I think the real answer to the unswerving loyalty of Land Rover owners is the intangible, but undeniable, aura of history and romance that surrounds the Land Rover as it does no other expedition vehicle. Hook up electrodes to the brain of the most loyal Toyota/Nissan/Ford/Jeep owner, and ask him to, quickly, picture a vehicle on an African safari, and I guarantee the diagnostic screen is going to produce an image of a Land Rover, roof rack loaded with jerry cans, plowing through the bulldust of Tanzania.
Whatever the real reason is, I consider myself immune to such blind unreasoning justification.
Or, I did. Until this weekend.
I drove our recently acquired ex-MOD 110 Defender out to our desert property to do some work on the camping area. On the way out I’d noticed the shifting of the LT77 five-speed seemed to be more recalcitrant than usual (it’s due to be replaced with a later R380, along with a 300Tdi powerplant, soon). Just as I pulled up to park near the cottage, I was suddenly presented with, in the immortal words of the late James Hunt, a gearbox full of neutrals. Uh oh.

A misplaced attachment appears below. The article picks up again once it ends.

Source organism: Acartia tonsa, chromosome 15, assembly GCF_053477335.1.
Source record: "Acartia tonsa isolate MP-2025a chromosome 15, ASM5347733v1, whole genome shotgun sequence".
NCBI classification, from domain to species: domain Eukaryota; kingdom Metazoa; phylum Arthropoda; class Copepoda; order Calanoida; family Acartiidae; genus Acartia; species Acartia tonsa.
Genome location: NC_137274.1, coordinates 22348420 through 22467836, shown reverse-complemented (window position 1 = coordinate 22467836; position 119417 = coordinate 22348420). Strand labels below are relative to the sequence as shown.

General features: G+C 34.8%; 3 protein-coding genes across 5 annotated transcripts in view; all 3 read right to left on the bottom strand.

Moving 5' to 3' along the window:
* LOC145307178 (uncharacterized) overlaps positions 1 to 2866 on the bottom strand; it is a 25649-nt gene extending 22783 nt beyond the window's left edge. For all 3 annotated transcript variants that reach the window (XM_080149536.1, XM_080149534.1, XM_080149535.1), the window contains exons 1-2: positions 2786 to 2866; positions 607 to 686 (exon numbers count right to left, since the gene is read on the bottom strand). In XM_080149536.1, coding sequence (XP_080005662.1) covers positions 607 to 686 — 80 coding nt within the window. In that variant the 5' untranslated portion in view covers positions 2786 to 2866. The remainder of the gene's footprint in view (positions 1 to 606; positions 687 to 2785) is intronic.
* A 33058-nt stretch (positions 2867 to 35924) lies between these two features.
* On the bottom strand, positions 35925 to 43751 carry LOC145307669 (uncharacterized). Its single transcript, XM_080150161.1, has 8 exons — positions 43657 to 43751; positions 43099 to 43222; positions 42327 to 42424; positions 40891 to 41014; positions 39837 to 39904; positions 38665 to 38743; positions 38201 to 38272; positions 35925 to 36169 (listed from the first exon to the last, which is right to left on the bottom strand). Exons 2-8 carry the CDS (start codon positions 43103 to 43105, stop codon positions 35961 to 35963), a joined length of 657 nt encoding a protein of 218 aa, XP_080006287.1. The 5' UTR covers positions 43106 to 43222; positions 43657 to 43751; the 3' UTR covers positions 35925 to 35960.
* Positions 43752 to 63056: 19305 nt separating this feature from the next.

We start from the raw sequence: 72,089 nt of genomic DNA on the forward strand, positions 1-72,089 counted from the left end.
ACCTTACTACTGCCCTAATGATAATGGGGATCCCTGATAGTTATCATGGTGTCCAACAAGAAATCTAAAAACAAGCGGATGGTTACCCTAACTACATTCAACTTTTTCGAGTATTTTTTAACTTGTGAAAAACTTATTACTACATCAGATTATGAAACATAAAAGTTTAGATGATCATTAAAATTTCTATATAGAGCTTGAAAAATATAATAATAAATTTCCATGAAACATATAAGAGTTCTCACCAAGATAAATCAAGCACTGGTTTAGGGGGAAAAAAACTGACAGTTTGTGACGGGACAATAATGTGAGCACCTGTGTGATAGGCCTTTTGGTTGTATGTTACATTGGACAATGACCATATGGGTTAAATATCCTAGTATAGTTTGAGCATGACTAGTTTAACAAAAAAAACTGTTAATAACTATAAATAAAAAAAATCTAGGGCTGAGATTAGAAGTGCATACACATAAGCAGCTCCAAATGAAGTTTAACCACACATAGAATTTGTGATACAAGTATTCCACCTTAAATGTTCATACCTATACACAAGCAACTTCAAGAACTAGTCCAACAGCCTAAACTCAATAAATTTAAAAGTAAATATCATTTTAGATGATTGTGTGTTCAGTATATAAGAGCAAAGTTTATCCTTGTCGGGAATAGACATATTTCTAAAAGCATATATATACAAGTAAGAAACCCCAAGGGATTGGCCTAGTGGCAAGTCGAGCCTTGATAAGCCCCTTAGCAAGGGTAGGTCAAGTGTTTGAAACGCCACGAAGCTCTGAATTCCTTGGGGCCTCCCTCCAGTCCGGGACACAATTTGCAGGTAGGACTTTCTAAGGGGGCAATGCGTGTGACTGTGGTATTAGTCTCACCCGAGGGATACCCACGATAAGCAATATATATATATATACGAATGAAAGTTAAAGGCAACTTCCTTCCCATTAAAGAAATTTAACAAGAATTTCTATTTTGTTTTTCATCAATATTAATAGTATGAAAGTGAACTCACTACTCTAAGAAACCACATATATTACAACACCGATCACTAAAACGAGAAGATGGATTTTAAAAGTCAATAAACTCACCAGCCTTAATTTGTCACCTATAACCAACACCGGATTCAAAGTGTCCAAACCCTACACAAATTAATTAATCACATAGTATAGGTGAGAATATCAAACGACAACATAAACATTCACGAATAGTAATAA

I had no factory manual, and no experience with the LT77, so I just got out the tools and began fettling. With the rubber shift boot pulled off, it became obvious the issue lay beneath a shift tower that supported two springs which helped locate the shift lever. With the springs popped off to the side, the lever came out (sending another spring-loaded plunger smartly across the cab, fortunately found). Four bolts undid the tower, and with it off the problem was immediately apparent: The metal and nylon socket into which the lever’s ball fits had come off the operating shaft, in turn because a set screw had come loose. Slide the socket assembly back on, tighten the set screw, tower bolted back in place, shift lever in and springs prized back on, and we’re finished. More or less precise shifting back in operation.
And then it happened.
I was thinking that, if the problem occurred again, I could probably have it sorted in less than 10 minutes. And as I innocently, happily considered that, another thought flowed—smoothly, sinuously, completely unbidden—into my brain:
It hardly even counts as a repair.
Or maybe I'm just not using it hard enough?